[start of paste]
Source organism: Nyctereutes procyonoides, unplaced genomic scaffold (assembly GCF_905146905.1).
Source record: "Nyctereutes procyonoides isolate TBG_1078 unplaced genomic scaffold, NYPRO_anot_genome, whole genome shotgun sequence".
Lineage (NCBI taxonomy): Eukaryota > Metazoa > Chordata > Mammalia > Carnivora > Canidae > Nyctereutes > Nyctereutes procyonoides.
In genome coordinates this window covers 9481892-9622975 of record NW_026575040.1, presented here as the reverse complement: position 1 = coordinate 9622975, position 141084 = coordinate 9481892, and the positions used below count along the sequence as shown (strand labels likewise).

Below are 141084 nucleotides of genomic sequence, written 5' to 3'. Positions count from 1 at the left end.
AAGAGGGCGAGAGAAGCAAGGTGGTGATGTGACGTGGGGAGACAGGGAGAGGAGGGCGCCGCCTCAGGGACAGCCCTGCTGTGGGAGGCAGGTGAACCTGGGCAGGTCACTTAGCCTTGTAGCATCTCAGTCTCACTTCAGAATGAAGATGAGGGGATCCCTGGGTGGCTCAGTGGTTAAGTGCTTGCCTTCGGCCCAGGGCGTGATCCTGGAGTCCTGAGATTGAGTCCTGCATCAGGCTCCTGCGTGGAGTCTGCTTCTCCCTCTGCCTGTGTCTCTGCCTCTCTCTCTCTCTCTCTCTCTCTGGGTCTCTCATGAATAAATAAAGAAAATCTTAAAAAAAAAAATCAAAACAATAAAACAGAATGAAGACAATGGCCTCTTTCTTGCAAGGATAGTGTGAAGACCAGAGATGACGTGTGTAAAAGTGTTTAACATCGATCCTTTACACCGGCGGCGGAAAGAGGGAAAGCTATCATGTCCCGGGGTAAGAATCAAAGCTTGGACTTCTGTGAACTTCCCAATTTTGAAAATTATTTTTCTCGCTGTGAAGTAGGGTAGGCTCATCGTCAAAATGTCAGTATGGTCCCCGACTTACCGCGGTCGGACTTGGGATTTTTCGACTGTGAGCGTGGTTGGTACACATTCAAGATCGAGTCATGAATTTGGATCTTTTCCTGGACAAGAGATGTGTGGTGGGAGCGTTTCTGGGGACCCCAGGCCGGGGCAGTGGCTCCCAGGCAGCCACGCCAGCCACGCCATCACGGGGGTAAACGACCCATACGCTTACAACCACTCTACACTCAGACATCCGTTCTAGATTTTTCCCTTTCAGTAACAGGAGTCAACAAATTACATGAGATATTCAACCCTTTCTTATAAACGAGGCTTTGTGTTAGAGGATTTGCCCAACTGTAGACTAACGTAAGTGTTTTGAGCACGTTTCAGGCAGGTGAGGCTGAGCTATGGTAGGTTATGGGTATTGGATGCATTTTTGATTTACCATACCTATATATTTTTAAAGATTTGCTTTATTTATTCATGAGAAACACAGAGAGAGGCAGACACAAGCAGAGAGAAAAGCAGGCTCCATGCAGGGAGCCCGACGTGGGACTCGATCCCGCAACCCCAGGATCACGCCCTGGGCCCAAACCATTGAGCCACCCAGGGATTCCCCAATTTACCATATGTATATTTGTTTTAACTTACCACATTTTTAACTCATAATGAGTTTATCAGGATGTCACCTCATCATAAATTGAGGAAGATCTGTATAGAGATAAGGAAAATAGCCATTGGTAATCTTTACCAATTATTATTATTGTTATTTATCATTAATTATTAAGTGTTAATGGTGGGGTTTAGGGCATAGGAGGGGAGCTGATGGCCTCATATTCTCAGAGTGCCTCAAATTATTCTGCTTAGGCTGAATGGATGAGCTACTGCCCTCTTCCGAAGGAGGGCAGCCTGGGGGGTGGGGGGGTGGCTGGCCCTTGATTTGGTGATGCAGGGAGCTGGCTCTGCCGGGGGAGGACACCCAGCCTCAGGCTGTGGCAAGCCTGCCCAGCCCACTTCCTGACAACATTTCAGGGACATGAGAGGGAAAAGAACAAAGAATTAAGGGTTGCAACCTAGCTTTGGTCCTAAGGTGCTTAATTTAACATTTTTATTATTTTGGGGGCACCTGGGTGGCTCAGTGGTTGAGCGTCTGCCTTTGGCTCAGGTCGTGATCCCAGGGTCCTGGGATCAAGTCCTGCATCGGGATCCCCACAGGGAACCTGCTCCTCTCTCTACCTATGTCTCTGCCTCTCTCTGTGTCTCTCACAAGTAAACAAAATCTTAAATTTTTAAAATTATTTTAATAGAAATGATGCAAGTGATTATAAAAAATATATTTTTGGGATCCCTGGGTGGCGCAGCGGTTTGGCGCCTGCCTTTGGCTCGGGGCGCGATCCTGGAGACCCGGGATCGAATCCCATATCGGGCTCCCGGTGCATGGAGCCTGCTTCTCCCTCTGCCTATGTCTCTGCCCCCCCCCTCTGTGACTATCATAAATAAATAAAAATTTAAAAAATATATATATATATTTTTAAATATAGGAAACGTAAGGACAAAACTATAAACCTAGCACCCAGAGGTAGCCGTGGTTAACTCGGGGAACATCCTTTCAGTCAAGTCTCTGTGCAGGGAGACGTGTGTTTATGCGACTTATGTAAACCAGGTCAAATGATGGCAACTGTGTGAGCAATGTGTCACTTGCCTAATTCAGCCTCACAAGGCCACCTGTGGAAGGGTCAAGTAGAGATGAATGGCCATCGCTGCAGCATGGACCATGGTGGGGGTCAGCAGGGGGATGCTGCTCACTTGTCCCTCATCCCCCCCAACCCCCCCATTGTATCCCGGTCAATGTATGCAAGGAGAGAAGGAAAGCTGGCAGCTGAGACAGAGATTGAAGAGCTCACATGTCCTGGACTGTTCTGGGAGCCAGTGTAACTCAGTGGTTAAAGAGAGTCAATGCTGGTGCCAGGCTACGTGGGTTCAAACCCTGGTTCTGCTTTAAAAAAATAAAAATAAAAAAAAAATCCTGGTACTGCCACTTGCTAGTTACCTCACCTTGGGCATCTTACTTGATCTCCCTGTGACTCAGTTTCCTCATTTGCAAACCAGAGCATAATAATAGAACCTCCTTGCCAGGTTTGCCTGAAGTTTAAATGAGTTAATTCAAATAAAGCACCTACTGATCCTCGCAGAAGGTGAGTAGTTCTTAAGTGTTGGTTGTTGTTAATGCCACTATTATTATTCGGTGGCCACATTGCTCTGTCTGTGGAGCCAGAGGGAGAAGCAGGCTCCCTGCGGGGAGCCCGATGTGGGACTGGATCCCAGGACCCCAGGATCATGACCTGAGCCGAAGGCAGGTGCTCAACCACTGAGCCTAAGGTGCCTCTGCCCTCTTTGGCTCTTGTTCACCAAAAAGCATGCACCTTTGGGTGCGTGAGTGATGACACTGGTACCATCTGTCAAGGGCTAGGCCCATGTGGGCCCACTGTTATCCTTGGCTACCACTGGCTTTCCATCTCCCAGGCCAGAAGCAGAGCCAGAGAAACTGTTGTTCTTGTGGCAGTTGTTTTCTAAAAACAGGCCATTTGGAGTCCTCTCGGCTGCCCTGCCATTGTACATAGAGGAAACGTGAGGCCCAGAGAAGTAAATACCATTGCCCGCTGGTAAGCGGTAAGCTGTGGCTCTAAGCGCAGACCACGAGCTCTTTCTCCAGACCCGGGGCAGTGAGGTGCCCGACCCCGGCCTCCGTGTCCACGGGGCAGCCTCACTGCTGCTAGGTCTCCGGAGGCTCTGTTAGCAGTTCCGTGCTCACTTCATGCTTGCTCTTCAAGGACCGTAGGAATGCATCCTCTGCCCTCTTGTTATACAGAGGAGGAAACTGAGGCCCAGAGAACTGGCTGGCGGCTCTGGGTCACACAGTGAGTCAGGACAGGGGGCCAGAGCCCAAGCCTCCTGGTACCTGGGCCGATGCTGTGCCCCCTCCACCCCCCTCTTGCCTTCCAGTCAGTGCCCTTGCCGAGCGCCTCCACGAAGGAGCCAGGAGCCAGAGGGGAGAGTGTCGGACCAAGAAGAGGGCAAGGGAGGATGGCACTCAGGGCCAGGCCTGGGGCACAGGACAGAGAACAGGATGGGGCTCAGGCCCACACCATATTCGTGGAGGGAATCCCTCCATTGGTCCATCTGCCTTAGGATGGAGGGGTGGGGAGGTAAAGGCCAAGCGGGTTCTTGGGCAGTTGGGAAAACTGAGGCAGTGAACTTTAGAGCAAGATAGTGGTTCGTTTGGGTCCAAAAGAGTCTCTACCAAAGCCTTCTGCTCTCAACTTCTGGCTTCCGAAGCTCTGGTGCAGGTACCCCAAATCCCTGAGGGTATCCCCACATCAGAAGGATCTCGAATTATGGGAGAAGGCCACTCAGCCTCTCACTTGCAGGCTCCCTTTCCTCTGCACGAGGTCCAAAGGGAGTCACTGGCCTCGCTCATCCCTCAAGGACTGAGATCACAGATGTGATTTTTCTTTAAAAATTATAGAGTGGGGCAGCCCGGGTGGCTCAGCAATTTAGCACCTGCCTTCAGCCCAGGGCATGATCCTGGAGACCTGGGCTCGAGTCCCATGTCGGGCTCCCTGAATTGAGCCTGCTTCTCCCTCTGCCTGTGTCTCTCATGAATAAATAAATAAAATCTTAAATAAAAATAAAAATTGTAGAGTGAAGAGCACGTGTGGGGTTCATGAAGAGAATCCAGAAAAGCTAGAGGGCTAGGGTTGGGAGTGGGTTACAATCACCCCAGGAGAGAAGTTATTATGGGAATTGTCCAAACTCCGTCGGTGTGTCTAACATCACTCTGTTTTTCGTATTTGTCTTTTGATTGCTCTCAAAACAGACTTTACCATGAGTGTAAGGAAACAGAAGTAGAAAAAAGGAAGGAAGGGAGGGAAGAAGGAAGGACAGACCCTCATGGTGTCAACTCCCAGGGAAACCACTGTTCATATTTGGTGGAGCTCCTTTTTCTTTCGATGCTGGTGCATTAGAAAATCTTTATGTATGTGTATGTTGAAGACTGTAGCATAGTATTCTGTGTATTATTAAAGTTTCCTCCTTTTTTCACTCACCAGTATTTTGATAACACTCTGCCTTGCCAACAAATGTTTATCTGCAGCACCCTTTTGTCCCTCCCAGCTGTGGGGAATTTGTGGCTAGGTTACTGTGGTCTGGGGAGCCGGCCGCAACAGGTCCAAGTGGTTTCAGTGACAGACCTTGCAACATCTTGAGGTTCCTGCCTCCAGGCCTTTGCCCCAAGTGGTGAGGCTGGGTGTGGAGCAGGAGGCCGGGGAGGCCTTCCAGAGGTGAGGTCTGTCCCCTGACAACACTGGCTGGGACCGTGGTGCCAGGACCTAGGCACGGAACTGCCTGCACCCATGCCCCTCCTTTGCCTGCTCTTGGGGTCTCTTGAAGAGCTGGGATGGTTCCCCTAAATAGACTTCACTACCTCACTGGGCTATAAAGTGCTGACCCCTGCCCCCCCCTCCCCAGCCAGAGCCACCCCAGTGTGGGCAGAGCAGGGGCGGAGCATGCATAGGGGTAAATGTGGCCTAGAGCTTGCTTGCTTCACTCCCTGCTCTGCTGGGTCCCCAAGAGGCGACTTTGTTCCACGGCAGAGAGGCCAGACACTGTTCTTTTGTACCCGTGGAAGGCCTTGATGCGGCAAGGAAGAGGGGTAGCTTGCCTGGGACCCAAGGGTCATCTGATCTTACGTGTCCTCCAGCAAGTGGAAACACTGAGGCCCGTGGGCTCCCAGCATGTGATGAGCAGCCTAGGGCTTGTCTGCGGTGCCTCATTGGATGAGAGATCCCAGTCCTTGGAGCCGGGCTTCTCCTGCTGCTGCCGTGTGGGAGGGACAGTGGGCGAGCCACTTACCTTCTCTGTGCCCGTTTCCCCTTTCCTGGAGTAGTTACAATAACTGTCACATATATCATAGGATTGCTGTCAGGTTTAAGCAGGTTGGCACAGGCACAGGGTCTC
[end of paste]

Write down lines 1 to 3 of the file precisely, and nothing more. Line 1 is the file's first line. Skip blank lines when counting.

Source organism: Nyctereutes procyonoides, unplaced genomic scaffold (assembly GCF_905146905.1).
Source record: "Nyctereutes procyonoides isolate TBG_1078 unplaced genomic scaffold, NYPRO_anot_genome, whole genome shotgun sequence".
Lineage (NCBI taxonomy): Eukaryota > Metazoa > Chordata > Mammalia > Carnivora > Canidae > Nyctereutes > Nyctereutes procyonoides.